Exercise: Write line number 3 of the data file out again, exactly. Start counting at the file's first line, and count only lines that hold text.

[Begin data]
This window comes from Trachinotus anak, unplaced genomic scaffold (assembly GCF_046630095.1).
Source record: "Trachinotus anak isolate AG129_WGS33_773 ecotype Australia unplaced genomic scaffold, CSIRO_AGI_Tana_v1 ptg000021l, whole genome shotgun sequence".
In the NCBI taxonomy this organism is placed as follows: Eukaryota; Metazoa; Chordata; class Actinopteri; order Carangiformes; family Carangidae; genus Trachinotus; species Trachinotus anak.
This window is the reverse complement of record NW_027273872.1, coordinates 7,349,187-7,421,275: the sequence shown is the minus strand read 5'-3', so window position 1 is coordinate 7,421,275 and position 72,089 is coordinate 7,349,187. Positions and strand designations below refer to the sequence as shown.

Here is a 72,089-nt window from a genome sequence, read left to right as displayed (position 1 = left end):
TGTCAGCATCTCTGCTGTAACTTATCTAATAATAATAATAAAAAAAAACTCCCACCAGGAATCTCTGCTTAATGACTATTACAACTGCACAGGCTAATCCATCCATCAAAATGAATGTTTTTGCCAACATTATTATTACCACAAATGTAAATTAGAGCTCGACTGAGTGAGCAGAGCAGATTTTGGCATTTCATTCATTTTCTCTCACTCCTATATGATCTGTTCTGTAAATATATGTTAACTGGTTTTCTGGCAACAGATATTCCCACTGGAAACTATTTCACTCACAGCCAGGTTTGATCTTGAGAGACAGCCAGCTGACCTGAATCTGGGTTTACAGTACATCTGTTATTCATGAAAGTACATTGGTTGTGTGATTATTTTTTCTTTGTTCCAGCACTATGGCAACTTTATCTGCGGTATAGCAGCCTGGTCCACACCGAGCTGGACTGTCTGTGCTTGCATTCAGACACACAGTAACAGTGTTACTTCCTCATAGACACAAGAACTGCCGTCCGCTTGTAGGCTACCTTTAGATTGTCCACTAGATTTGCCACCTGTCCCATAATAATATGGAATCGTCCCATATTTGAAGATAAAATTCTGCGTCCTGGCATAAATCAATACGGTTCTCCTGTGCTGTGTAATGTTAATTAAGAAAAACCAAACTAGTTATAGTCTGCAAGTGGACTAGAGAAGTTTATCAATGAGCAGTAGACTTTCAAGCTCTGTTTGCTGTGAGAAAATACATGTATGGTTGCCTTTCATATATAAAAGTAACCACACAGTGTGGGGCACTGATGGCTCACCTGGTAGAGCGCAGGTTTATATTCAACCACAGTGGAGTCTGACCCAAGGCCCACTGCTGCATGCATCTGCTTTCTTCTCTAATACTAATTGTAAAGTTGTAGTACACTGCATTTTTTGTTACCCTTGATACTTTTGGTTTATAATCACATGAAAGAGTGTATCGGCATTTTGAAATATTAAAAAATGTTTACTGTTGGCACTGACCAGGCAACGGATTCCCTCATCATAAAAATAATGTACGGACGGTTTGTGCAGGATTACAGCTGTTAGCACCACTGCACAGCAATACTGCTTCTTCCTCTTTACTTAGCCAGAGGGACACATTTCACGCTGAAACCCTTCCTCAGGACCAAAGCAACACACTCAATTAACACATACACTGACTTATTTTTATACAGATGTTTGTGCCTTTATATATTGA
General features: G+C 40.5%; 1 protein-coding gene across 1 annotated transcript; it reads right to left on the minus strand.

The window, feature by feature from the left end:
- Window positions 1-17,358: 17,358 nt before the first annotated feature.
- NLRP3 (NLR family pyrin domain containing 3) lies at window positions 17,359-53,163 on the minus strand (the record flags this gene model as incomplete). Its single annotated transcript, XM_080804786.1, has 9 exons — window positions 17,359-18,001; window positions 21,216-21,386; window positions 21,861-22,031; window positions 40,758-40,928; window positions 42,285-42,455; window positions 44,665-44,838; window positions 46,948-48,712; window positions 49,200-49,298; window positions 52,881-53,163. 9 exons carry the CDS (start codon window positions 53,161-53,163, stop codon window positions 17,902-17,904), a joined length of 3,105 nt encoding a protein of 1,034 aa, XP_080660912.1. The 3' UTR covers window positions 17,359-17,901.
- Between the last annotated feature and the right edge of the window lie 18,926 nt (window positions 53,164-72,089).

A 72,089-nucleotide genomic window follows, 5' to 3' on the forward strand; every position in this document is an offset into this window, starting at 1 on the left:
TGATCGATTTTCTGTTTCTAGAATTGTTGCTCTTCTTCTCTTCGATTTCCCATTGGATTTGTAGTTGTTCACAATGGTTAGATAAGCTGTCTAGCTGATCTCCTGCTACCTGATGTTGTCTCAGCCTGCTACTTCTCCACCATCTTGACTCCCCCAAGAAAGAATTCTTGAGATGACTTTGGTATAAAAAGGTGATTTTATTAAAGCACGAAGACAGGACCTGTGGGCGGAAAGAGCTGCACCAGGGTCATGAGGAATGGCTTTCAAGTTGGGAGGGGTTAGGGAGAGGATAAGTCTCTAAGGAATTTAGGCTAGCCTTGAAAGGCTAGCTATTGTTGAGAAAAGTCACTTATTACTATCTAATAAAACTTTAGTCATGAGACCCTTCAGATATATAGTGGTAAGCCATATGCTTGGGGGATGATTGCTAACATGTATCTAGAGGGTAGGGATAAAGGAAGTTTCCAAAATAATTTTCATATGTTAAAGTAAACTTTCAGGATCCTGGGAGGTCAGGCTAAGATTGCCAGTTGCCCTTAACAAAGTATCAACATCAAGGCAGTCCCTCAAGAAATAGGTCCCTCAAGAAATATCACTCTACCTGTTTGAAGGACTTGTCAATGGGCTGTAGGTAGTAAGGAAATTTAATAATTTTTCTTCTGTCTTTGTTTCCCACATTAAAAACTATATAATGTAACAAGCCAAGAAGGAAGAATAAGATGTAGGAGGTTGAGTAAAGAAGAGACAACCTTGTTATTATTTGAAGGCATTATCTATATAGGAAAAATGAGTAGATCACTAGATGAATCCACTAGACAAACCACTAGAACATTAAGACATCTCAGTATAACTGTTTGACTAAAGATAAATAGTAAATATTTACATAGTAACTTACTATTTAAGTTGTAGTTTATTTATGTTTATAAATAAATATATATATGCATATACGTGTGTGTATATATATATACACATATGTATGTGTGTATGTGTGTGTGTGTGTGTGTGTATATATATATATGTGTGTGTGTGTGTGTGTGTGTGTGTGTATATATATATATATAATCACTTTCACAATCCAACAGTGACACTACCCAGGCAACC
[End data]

In the NCBI taxonomy this organism is placed as follows: Eukaryota; Metazoa; Chordata; class Actinopteri; order Carangiformes; family Carangidae; genus Trachinotus; species Trachinotus anak.